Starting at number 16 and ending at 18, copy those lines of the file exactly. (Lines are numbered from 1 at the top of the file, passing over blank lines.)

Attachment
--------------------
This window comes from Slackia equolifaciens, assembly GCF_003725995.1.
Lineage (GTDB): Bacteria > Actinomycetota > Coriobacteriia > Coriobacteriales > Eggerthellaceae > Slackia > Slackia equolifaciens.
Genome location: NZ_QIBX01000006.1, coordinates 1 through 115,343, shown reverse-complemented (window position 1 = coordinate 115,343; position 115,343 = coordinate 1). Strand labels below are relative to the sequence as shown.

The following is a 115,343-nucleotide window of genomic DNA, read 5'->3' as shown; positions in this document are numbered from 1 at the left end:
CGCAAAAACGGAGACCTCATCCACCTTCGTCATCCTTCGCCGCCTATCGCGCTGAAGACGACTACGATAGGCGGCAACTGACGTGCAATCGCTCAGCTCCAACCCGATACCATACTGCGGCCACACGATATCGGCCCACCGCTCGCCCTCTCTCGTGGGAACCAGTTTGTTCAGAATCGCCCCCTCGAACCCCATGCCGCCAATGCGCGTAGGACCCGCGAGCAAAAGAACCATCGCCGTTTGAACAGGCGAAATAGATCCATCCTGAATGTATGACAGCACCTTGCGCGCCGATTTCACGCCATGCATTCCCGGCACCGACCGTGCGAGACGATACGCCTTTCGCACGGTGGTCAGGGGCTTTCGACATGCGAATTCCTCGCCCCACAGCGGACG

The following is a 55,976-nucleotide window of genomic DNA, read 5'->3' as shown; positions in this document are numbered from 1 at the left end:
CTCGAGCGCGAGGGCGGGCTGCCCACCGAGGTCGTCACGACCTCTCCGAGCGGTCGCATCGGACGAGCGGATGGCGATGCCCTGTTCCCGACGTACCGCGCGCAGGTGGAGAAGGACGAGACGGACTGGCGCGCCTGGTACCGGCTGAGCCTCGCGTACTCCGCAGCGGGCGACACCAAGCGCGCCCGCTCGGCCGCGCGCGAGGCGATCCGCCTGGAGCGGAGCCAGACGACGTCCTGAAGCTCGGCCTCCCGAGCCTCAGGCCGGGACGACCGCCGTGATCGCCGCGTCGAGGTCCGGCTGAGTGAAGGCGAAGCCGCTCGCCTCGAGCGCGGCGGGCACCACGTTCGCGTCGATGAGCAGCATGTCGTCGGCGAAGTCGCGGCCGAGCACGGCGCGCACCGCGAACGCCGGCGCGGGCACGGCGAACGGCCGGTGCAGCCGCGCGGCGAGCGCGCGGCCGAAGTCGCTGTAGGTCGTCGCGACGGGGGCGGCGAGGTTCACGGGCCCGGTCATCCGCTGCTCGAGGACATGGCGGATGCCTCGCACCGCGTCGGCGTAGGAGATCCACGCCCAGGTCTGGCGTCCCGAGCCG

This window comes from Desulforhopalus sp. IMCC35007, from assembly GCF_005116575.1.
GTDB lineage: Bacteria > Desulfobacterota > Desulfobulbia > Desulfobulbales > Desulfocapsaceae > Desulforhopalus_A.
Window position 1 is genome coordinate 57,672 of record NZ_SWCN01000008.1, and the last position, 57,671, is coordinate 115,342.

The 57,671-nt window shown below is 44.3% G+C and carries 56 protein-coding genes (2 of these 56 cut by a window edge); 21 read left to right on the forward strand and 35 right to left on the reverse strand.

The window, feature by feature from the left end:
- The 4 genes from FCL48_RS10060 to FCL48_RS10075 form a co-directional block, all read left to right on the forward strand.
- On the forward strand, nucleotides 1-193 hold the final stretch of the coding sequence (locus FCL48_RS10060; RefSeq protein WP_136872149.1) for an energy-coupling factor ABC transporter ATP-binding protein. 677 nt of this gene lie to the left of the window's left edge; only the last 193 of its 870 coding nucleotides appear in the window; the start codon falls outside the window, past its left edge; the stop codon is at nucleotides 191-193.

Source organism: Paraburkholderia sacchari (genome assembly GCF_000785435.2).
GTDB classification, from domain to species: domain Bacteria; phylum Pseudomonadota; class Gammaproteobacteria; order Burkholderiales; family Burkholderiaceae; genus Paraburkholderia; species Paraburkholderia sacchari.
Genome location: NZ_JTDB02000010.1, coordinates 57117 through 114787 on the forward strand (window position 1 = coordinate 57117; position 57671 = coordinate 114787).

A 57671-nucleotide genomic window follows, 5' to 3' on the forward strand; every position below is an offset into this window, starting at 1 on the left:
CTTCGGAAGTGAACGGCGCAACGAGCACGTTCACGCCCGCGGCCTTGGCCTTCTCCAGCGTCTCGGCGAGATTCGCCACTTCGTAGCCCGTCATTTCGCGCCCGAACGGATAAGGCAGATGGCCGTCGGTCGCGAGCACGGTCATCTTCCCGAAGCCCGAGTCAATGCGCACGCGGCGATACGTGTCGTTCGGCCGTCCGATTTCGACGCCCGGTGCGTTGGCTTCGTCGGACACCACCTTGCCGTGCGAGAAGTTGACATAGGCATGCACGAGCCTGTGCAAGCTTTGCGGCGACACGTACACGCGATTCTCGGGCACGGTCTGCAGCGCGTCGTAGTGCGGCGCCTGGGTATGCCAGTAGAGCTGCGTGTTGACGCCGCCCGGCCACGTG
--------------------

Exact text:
GTDB classification, from domain to species: domain Bacteria; phylum Pseudomonadota; class Gammaproteobacteria; order Burkholderiales; family Burkholderiaceae; genus Paraburkholderia; species Paraburkholderia sacchari.
Genome location: NZ_JTDB02000010.1, coordinates 57117 through 114787 on the forward strand (window position 1 = coordinate 57117; position 57671 = coordinate 114787).

A 57671-nucleotide genomic window follows, 5' to 3' on the forward strand; every position below is an offset into this window, starting at 1 on the left: